Conference committees often prepare the final versions of the most important bills that Congress approves. Who the conferees are and what decisions they can make, therefore, can have an important effect on the outcome of the legislative process. This report describes the selection and authority of Senate conferees.
The Senate almost always agrees by unanimous consent that the presiding officer be authorized to appoint the Senate's conferees. At the start of the 113th Congress (2013-2014), the Senate altered the procedures that had effectively required the consent of all Senators to send a measure to a conference committee with the House. This change has not affected the formal method for appointment: The Senate has continued to authorize the presiding officer to do so. Due to the rules change, however, unanimous consent to grant the presiding officer the power to appoint conferees is not required. The presiding officer can instead be authorized to appoint as part of a debatable motion to send a measure to conference. Furthermore, with the support of three-fifths of the Senate, this authorization can be granted quickly, because the new rule accelerates the cloture process on the motion.1
Although the Senate authorizes the presiding officer to name conferees, the presiding officer actually exercises no discretion. Instead, he or she presents to the Senate a list that has usually been prepared by the chair and ranking minority Member of the standing committee with jurisdiction over the bill. Also, the Senate conferees are usually drawn exclusively from the membership of that committee. The committee chair, in consultation with the ranking Member, normally decides on the number of Senators from each party who will serve on the conference committee. The chair selects the majority party conferees, and the ranking minority Member selects a proportional number of conferees from among his or her committee colleagues. Committee seniority is an important but not controlling factor in the selection of committee members to serve on the conference.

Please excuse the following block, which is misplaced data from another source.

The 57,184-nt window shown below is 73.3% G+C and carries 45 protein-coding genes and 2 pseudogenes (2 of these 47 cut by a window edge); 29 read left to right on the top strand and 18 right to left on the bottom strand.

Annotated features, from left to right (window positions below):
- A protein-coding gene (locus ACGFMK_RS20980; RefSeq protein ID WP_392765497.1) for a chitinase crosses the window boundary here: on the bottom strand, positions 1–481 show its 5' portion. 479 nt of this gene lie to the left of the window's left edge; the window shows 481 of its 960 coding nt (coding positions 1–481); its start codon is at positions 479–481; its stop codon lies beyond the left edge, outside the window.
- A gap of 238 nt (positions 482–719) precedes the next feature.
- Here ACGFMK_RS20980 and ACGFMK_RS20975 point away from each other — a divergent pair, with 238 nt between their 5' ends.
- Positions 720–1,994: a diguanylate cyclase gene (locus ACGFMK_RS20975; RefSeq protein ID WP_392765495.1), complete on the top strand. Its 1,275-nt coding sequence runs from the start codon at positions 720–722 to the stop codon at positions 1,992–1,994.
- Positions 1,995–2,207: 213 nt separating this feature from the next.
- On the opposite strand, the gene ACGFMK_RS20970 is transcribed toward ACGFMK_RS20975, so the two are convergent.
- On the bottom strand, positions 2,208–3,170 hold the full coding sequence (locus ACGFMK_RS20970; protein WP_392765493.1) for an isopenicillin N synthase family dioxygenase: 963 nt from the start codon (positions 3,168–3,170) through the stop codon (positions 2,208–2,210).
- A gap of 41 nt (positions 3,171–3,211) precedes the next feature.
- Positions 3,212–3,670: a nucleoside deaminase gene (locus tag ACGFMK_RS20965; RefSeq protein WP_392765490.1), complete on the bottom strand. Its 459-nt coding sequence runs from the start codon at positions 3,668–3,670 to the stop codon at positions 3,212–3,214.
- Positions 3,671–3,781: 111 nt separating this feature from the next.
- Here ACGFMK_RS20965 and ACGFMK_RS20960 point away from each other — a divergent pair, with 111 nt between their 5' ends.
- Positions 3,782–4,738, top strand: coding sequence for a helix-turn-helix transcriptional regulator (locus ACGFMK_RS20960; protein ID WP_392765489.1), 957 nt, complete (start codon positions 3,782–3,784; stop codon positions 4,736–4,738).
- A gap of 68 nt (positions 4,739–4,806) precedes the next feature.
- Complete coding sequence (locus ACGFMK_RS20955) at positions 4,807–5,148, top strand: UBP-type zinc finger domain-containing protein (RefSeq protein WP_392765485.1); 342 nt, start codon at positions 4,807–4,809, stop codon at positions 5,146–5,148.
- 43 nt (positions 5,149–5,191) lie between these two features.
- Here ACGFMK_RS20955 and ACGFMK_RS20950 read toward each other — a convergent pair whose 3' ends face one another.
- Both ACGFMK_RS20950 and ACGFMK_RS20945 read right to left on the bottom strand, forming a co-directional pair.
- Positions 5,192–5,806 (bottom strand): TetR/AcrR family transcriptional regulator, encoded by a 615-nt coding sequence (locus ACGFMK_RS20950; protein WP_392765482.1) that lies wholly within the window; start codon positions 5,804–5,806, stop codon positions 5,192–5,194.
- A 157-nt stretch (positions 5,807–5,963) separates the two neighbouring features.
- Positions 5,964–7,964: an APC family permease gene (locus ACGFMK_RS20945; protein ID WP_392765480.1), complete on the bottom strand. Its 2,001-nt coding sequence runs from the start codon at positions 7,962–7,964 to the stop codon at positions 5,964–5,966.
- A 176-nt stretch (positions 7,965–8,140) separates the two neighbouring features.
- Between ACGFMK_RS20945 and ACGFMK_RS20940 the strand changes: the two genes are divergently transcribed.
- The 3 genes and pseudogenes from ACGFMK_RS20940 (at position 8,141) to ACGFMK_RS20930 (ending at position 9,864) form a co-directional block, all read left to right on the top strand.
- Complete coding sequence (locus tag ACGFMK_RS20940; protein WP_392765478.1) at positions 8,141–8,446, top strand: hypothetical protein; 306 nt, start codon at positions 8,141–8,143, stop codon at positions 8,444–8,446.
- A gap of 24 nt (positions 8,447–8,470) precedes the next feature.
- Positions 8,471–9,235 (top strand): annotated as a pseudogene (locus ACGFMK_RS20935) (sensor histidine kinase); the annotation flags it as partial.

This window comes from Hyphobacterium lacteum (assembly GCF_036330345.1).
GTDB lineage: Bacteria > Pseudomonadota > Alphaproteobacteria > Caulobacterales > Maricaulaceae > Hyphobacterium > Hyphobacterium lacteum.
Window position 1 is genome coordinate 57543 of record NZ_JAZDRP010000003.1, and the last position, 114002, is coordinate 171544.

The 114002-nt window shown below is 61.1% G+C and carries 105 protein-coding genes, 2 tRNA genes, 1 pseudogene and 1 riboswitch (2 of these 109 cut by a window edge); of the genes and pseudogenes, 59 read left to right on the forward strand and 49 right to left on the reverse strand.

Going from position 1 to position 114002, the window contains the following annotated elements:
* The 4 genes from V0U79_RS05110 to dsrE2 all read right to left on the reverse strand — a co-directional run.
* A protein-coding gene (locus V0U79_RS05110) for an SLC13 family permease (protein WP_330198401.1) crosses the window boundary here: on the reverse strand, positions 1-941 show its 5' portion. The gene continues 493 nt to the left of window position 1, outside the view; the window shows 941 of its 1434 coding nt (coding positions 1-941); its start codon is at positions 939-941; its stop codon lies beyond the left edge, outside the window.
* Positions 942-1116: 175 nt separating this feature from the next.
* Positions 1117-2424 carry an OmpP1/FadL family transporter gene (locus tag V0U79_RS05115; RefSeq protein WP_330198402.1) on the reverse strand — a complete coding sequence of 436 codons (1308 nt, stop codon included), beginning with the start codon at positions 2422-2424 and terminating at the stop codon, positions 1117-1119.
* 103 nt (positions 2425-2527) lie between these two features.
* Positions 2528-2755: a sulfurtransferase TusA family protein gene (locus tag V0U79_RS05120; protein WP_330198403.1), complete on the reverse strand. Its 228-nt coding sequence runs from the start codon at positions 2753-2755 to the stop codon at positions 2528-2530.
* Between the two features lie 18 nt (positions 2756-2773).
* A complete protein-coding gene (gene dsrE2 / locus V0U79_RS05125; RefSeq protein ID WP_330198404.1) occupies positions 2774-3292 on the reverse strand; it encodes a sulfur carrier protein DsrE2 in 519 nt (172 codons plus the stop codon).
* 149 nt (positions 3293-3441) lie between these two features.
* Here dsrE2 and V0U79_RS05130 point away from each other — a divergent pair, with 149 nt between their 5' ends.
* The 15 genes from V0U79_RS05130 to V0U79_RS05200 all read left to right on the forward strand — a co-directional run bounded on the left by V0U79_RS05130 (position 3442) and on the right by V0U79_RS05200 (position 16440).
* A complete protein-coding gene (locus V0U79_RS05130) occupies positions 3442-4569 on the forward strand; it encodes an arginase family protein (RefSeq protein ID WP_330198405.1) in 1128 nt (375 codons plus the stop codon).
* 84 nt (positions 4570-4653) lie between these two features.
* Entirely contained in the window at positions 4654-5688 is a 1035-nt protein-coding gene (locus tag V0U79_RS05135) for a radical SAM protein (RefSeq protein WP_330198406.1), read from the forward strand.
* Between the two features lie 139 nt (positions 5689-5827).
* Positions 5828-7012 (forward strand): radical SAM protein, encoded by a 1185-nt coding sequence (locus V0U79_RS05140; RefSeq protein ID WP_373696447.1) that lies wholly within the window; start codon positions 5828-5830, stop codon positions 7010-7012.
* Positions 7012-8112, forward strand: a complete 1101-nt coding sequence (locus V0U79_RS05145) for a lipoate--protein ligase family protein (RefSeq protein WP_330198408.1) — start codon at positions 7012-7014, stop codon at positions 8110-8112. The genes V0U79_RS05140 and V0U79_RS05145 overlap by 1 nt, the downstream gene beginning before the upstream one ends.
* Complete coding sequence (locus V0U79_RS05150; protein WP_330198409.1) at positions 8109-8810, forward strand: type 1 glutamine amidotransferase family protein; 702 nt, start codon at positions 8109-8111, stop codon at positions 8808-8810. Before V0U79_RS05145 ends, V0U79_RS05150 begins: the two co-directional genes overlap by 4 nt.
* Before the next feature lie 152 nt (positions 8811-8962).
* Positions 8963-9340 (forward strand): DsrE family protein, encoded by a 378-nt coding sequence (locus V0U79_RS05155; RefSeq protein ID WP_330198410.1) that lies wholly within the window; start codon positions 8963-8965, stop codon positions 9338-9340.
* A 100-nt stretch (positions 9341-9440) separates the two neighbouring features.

Party leaders also are often involved in the selection of conferees. For example, when two or more committees considered the same bill and will be represented on the conference committee, the party leaders may participate in deciding how many members from each committee will be appointed as conferees. Also in such cases, Senators may be appointed as conferees for limited purposes. In the case of a budget reconciliation bill, for example, members of the Budget Committee may be appointed as conferees for the entire bill while members of other Senate committees are appointed as conferees only to consider provisions of the bill that are within their respective jurisdictions.
The rules of the House and Senate impose much the same restrictions on the kinds of decisions that their conferees may reach. However, the Senate's precedents give its conferees considerably more discretion than their House counterparts.
Senate conferees are to limit themselves to the matters that are in disagreement with the House, and they are to resolve each such matter within the scope of the differences between the House and Senate positions. Paragraph 3 of Rule XXVIII states in part that the Senate's conferees "shall not insert in their report matter not committed to them by either House, nor shall they strike from the bill matter agreed to by both Houses." When the conferees are considering a bill from one house that the other house has passed with a single amendment in the nature of a substitute, the conferees write their own version of the bill in conference. However, Rule XXVIII also states that this conference version may not include "matter not committed to them" but that it may include "matter which is a germane modification of subjects in disagreement." The Senate appears to take a commonsense approach to deciding whether new matter is sufficiently relevant to constitute a germane modification of subjects in disagreement.